Zone recovery methodology for probe-subset selection in end-to-end network monitoring

H. C. Ozmutlu, N. Gautam, R. R. Barton

Research output: Contribution to conferencePaperpeer-review

10 Scopus citations


To predict the delay between a source and a destination as well as to identify anomalies in a network, it is possible to continuously monitor the network by sending probes between all sources and destinations. However, it is of prime importance to keep the number of probes to a minimum and yet be able to reasonably predict the delays and identify anomalies. In this paper we state and solve a mathematical programming problem, namely the Zone Recovery Methodology (ZRM), to optimally select a subset of ping-like probes to monitor networks where the topology and routing information are not known. A polynomial-time heuristic is developed. The application of ZRM on randomly generated topologies yielded 73.55% reduction in the number of monitored paths on average. In other words, networks can be successfully monitored using only 26.45% of the available probes. Moreover, the performance of ZRM increases (percentage of the monitored paths decreases) as the size of the topology increases.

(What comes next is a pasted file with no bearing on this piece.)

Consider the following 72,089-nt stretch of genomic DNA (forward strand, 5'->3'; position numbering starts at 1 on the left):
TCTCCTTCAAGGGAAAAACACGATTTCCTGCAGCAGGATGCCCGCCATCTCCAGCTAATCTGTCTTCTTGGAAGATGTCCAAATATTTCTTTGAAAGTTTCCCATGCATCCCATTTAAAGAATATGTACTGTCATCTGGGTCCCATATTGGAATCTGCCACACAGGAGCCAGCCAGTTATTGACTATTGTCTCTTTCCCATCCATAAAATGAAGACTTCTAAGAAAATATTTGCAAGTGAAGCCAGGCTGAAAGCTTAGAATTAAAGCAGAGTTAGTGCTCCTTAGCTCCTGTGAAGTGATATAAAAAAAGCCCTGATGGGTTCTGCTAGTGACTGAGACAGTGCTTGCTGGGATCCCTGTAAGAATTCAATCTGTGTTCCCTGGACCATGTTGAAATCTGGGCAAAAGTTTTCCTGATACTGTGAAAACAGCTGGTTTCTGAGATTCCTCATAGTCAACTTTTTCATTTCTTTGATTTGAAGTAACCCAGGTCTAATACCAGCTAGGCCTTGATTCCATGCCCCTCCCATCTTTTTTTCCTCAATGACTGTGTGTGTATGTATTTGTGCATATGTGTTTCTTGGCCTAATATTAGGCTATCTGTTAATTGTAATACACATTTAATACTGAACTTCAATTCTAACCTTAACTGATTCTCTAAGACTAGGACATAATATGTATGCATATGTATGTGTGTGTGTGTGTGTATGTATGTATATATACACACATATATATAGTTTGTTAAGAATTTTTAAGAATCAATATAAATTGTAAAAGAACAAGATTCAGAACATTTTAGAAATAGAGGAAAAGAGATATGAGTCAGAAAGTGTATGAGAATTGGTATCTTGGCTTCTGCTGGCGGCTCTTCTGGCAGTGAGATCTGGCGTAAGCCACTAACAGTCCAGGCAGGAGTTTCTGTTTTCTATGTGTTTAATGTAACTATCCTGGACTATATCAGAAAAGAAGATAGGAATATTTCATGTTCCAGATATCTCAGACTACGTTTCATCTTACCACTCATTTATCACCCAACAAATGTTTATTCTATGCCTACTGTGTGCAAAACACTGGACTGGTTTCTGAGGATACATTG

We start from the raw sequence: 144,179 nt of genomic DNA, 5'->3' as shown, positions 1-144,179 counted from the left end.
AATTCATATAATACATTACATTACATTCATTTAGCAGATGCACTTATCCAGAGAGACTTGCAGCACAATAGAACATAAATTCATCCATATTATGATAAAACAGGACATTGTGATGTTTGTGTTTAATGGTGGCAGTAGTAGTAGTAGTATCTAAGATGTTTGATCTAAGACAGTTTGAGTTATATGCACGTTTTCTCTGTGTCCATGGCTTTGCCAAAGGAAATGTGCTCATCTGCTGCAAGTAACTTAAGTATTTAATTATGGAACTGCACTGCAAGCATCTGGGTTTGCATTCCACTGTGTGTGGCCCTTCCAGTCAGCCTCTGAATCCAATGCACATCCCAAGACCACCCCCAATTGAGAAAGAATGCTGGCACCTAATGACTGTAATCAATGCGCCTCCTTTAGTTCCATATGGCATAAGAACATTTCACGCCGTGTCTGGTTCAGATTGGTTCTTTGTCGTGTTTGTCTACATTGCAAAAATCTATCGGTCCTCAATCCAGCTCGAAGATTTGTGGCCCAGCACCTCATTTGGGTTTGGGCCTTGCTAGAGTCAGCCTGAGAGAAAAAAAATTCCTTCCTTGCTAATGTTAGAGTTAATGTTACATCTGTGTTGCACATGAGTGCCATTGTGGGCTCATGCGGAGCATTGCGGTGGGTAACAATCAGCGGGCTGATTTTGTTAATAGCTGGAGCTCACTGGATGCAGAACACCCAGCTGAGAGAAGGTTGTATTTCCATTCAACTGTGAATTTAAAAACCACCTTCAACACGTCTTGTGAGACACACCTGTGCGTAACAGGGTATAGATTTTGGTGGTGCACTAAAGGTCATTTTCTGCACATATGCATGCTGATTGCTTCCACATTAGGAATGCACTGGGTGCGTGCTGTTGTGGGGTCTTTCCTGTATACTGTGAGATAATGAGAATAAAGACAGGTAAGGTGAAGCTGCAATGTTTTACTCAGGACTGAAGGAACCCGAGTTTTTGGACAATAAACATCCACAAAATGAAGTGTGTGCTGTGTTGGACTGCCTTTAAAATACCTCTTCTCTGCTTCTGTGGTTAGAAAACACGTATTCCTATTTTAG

Original languageEnglish (US)
Number of pages14
StatePublished - 2002
Externally publishedYes
Event2002 IEEE/IFIP Network Operations and Management Symposium - Florence, Italy
Duration: Apr 15 2002Apr 19 2002


Conference2002 IEEE/IFIP Network Operations and Management Symposium


  • Anomaly detection
  • End-to-end delay
  • Monitoring
  • Network management
  • Quality of service

ASJC Scopus subject areas

  • Hardware and Architecture
  • Electrical and Electronic Engineering


Dive into the research topics of 'Zone recovery methodology for probe-subset selection in end-to-end network monitoring'. Together they form a unique fingerprint.

Cite this